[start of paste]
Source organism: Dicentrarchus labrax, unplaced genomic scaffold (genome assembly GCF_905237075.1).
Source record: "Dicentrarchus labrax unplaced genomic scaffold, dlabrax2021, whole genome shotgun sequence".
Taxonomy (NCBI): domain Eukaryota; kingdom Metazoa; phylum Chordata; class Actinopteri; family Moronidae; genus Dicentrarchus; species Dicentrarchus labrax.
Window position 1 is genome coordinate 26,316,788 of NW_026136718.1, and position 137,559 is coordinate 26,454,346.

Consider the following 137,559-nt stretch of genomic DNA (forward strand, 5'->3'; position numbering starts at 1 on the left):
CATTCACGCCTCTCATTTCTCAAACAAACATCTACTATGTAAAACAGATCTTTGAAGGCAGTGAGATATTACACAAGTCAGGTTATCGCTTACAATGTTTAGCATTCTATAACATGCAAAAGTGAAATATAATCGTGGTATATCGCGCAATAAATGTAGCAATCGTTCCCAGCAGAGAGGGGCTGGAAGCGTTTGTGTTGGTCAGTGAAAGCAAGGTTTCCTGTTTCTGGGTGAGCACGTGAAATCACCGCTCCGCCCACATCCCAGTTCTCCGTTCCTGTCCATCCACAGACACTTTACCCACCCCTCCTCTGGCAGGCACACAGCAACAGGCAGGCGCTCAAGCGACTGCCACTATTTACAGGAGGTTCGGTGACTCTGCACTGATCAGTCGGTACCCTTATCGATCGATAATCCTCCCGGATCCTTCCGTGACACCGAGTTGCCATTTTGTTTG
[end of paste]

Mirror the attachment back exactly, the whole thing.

Source organism: Dicentrarchus labrax, unplaced genomic scaffold (genome assembly GCF_905237075.1).
Source record: "Dicentrarchus labrax unplaced genomic scaffold, dlabrax2021, whole genome shotgun sequence".
Taxonomy (NCBI): domain Eukaryota; kingdom Metazoa; phylum Chordata; class Actinopteri; family Moronidae; genus Dicentrarchus; species Dicentrarchus labrax.
Window position 1 is genome coordinate 26,316,788 of NW_026136718.1, and position 137,559 is coordinate 26,454,346.

Consider the following 137,559-nt stretch of genomic DNA (forward strand, 5'->3'; position numbering starts at 1 on the left):
CATTCACGCCTCTCATTTCTCAAACAAACATCTACTATGTAAAACAGATCTTTGAAGGCAGTGAGATATTACACAAGTCAGGTTATCGCTTACAATGTTTAGCATTCTATAACATGCAAAAGTGAAATATAATCGTGGTATATCGCGCAATAAATGTAGCAATCGTTCCCAGCAGAGAGGGGCTGGAAGCGTTTGTGTTGGTCAGTGAAAGCAAGGTTTCCTGTTTCTGGGTGAGCACGTGAAATCACCGCTCCGCCCACATCCCAGTTCTCCGTTCCTGTCCATCCACAGACACTTTACCCACCCCTCCTCTGGCAGGCACACAGCAACAGGCAGGCGCTCAAGCGACTGCCACTATTTACAGGAGGTTCGGTGACTCTGCACTGATCAGTCGGTACCCTTATCGATCGATAATCCTCCCGGATCCTTCCGTGACACCGAGTTGCCATTTTGTTTG